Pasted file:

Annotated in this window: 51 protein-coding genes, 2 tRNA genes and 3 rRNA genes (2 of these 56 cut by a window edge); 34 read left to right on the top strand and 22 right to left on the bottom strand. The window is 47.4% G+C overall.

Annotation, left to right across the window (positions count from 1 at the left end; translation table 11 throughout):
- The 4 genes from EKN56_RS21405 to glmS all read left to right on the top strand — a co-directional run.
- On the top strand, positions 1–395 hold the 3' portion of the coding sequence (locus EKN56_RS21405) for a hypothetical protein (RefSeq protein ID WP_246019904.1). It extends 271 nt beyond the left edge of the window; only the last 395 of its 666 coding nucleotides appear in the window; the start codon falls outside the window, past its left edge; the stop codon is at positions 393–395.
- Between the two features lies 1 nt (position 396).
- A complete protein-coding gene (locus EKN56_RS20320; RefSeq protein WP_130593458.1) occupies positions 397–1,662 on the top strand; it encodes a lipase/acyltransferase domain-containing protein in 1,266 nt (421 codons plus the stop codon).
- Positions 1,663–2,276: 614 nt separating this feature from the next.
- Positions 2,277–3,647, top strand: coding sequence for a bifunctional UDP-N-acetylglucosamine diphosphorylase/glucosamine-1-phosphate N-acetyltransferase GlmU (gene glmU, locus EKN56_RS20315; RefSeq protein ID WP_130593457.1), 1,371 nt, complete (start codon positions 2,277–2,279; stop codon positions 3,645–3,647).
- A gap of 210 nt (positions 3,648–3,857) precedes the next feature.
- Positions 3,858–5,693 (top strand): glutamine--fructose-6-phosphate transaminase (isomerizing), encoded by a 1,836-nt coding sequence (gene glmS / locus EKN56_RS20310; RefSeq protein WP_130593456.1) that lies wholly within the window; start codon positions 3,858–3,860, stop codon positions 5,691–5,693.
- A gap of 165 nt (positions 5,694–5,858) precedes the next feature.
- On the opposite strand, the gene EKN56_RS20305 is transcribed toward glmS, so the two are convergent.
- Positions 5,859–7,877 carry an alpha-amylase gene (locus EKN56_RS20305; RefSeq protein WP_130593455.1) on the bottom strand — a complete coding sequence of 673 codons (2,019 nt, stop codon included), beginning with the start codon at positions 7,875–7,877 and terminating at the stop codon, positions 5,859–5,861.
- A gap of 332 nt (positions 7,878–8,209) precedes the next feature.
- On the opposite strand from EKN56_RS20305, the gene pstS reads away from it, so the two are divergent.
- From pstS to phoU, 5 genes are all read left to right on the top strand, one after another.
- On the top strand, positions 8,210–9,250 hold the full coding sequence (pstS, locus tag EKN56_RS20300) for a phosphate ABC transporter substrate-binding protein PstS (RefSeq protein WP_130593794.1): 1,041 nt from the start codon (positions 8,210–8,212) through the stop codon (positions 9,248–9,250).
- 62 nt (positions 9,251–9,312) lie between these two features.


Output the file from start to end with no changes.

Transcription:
Annotated in this window: 51 protein-coding genes, 2 tRNA genes and 3 rRNA genes (2 of these 56 cut by a window edge); 34 read left to right on the top strand and 22 right to left on the bottom strand. The window is 47.4% G+C overall.

Annotation, left to right across the window (positions count from 1 at the left end; translation table 11 throughout):
- The 4 genes from EKN56_RS21405 to glmS all read left to right on the top strand — a co-directional run.
- On the top strand, positions 1–395 hold the 3' portion of the coding sequence (locus EKN56_RS21405) for a hypothetical protein (RefSeq protein ID WP_246019904.1). It extends 271 nt beyond the left edge of the window; only the last 395 of its 666 coding nucleotides appear in the window; the start codon falls outside the window, past its left edge; the stop codon is at positions 393–395.
- Between the two features lies 1 nt (position 396).
- A complete protein-coding gene (locus EKN56_RS20320; RefSeq protein WP_130593458.1) occupies positions 397–1,662 on the top strand; it encodes a lipase/acyltransferase domain-containing protein in 1,266 nt (421 codons plus the stop codon).
- Positions 1,663–2,276: 614 nt separating this feature from the next.
- Positions 2,277–3,647, top strand: coding sequence for a bifunctional UDP-N-acetylglucosamine diphosphorylase/glucosamine-1-phosphate N-acetyltransferase GlmU (gene glmU, locus EKN56_RS20315; RefSeq protein ID WP_130593457.1), 1,371 nt, complete (start codon positions 2,277–2,279; stop codon positions 3,645–3,647).
- A gap of 210 nt (positions 3,648–3,857) precedes the next feature.
- Positions 3,858–5,693 (top strand): glutamine--fructose-6-phosphate transaminase (isomerizing), encoded by a 1,836-nt coding sequence (gene glmS / locus EKN56_RS20310; RefSeq protein WP_130593456.1) that lies wholly within the window; start codon positions 3,858–3,860, stop codon positions 5,691–5,693.
- A gap of 165 nt (positions 5,694–5,858) precedes the next feature.
- On the opposite strand, the gene EKN56_RS20305 is transcribed toward glmS, so the two are convergent.
- Positions 5,859–7,877 carry an alpha-amylase gene (locus EKN56_RS20305; RefSeq protein WP_130593455.1) on the bottom strand — a complete coding sequence of 673 codons (2,019 nt, stop codon included), beginning with the start codon at positions 7,875–7,877 and terminating at the stop codon, positions 5,859–5,861.
- A gap of 332 nt (positions 7,878–8,209) precedes the next feature.
- On the opposite strand from EKN56_RS20305, the gene pstS reads away from it, so the two are divergent.
- From pstS to phoU, 5 genes are all read left to right on the top strand, one after another.
- On the top strand, positions 8,210–9,250 hold the full coding sequence (pstS, locus tag EKN56_RS20300) for a phosphate ABC transporter substrate-binding protein PstS (RefSeq protein WP_130593794.1): 1,041 nt from the start codon (positions 8,210–8,212) through the stop codon (positions 9,248–9,250).
- 62 nt (positions 9,251–9,312) lie between these two features.